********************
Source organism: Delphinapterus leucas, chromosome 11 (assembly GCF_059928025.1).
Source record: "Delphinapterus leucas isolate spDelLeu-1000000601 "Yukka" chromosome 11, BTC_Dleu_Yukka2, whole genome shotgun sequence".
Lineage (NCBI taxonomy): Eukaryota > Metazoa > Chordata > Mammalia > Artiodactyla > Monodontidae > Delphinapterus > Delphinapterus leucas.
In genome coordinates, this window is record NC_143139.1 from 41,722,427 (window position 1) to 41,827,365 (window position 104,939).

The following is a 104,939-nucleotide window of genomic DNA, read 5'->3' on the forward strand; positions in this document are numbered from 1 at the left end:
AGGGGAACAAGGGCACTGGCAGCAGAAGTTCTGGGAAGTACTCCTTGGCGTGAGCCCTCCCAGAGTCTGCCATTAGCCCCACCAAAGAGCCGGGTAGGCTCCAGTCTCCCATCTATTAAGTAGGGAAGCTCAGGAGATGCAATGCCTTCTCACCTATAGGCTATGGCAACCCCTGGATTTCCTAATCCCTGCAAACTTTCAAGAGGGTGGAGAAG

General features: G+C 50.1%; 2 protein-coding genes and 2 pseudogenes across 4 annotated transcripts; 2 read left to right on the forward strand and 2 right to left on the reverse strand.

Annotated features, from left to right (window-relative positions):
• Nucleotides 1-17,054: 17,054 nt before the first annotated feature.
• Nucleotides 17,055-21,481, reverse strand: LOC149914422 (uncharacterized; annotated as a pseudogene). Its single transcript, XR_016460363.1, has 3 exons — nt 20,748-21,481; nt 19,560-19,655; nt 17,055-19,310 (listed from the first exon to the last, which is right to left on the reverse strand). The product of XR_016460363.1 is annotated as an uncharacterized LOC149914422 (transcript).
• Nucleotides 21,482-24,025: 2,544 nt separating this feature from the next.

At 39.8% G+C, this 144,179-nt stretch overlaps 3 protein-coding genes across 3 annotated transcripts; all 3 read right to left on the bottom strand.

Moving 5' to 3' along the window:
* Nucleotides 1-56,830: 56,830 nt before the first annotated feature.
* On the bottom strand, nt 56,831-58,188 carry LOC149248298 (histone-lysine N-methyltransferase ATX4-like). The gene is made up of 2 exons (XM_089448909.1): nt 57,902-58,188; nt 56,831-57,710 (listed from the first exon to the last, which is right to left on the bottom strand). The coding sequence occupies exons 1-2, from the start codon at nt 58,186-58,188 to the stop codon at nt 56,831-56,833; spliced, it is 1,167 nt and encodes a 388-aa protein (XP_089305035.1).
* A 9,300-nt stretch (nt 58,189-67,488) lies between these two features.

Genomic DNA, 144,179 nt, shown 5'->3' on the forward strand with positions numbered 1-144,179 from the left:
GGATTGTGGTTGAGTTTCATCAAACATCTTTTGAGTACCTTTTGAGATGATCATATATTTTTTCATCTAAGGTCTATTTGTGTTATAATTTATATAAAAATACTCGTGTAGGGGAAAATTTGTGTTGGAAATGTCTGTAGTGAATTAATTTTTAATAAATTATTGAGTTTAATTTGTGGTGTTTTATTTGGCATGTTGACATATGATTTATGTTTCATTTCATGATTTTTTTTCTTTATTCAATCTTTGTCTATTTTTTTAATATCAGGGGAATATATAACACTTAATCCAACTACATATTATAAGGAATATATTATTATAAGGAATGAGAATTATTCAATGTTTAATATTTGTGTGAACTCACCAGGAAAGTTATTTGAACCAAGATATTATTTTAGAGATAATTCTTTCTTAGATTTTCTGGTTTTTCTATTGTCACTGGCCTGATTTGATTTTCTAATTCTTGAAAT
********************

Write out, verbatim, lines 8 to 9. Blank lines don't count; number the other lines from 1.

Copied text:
Annotated features, from left to right (window-relative positions):
• Nucleotides 1-17,054: 17,054 nt before the first annotated feature.